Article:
How Soon Will Pluripotent Stem Cells Find Clinical Utility?

Evidence-Based OncologyJanuary 2017
Volume 23
Issue SP1

A joint session hosted by the American Society of Hematology and the European Hematology Association provided an update on the clinical progress with pluripotent stem cells.


, hosted jointly by the American Society of Hematology (ASH) and the European Hematology Association (EHA) at the 58th Annual Meeting & Exposition of ASH, provided an update on a treatment that has been hailed as being promising for the medical field overall, not just oncology: pluripotent stem cells (PSCs).

The session was co-chaired by Charles S. Abrams, MD, president of ASH, professor of pathology and laboratory medicine, University of Pennsylvania Perelman School of Medicine, and Anthony R. Green, PhD, president of EHA, professor, Department of Hematology, Cambridge Institute for Medical Research, Wellcome Trust Medical Research Council Cambridge Stem Cell Institute.

PSCs, which are derived from the patient’s own cells, are genetically matched with the recipient, which reduces the risk of treatment rejection. However, the process of generating these cells carries the risk of introducing new mutations and causing cancer. Will they ever be therapeutically viable? According to George Q. Daley, MD, director of the Stem Cell Transplantation Program, Boston Children’s Hospital and Dana-Farber Cancer Institute, Boston, the answer is a resounding “Yes!” A senior investigator who has been in the field of stem cell research for a very long time, Daley provided a background on stem cells. “PSCs are special because they can be maintained forever in culture, but can differentiate into any tissue in the human body,” he said. First established in culture in 1998 by James Thompson, PhD, PSCs have already reached the clinic and a number of patients have been treated for diseases such as macular degeneration, while several clinical trials are evaluating this treatment for neurodegenerative diseases.

“In 2007, we perfected the process of reprogramming human stem cells. For any patient carrying a genetic disease, we can establish patient-derived PSCs. They can be manipulated in the laboratory using techniques such as CRISPR-Cas9 that can help gene repair of these PSCs,” Daley said. He added that several blood-based diseases, including sickle cell disease, thalassemia, and Fanconi anemia can all be treated genetically.

“We have embarked on using hematopoietic stem cells to replace defective platelets, red blood cells, and T cells, Daley added. “Disease models have already been developed for these.” A long-term ambition of the field, he said, is to use PSCs to transfuse or engraft blood products, which will allow a predictable and pathogen-free resource of cells.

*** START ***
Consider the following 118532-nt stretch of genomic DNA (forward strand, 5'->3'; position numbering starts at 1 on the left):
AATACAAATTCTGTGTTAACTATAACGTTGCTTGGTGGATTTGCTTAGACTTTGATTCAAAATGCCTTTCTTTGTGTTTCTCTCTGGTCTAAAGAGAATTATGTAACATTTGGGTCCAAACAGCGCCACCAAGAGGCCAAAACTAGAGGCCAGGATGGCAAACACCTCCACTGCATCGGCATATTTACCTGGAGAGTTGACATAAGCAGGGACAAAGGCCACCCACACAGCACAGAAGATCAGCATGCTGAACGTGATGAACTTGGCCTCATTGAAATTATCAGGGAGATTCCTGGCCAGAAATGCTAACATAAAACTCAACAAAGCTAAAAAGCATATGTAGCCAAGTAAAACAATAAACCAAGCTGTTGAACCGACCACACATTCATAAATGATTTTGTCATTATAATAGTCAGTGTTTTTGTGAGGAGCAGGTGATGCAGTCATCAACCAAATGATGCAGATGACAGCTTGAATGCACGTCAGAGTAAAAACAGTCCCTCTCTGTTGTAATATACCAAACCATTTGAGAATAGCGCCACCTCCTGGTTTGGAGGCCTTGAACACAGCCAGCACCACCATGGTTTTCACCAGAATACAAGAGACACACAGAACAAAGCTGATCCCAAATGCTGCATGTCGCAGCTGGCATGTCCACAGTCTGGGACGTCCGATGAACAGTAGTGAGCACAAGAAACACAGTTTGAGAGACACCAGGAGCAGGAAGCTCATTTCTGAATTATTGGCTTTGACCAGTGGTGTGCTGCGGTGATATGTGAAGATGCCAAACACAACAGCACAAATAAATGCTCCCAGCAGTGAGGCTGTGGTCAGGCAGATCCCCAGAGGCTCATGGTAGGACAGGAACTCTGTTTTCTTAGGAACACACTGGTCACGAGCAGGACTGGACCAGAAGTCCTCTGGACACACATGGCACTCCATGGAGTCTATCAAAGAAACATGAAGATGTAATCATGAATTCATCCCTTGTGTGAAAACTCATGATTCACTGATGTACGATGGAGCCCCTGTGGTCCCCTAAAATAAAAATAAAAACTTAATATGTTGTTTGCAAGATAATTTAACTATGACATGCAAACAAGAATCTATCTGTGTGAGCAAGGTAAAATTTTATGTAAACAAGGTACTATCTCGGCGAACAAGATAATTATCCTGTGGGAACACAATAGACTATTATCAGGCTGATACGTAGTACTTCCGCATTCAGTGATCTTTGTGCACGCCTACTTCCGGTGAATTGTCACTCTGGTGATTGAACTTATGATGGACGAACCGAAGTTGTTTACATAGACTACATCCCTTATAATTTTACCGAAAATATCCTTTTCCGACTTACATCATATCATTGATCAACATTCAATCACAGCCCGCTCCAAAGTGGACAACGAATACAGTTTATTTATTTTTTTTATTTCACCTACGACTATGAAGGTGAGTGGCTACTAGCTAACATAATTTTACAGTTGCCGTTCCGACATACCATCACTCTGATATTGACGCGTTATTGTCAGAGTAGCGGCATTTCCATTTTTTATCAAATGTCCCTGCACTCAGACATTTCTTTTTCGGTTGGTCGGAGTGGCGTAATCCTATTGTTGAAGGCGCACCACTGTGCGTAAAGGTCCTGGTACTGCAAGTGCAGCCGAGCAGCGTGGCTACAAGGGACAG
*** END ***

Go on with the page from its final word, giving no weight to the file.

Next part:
A major challenge, however, is deriving the cell function, plus the costs associated with production and clinical work-up. These challenges evolve from the complex nature of mammalian blood lineage.

Daley then provided an update on how researchers are working to overcome these challenges, including the use of engineered T cells. Work by Themeli et al a few years back showed that tumor-targeted T cells, derived from induced PSCs (iPSCs), can be used in cancer treatment. The researchers combined iPSC and chimeric antigen receptor technology to generate human T cells targeted to CD19, an antigen expressed by malignant B cells, in tissue culture. These iPSC-derived T cells were able to inhibit tumor growth in a mouse model.1

Daley ended his talk by emphasizing his belief in the clinical utility of iPSCs.

The second speaker at the session was Oliver Brüstle, MD, from the Institute of Reconstructive Neurobiology, University of Bonn, Bonn, Germany. Brüstle, a neuropathologist, is well renowned for his stem cell work in the field of neurobiology.

“With the nervous system, a major challenge is the lack of accessible donor tissue,” Brüstle told the audience. The situation is further complicated by the fact that there is a “demographic tsunami,” meaning neurodegenerative diseases are more common in older individuals, he said.

Brüstle provided the audience a flavor for the various potential applications of embryonic stem cells and iPSCs:

  • Cell replacement in diseases, primarily affecting 1 neuronal subtype (eg, Parkinson’s disease and Huntington’s disease) and in disease affecting glial cells (eg, Pelizaeus-Merzbacher disease)
  • Supportive/trophic effects
  • Cell-mediated gene transfer
  • Modifying tissue function such as in epilepsy

“With an increased knowledge on in vitro differentiation, PSC-based therapies for replacing distinct cell types has become palpable,” Brüstle said. “The clinical impact of PSCs extends beyond stem-cell therapy and can influence cell-based drug discovery as well,” he added. REFERENCE

Themeli M, Kloss CC, Ciriello G, et al. Generation of tumor-targeted human T lymphocytes from induced pluripotent stem cells for cancer therapy. Nat Biotechnol. 2013;31(10):928-933. doi: 10.1038/nbt.2678.

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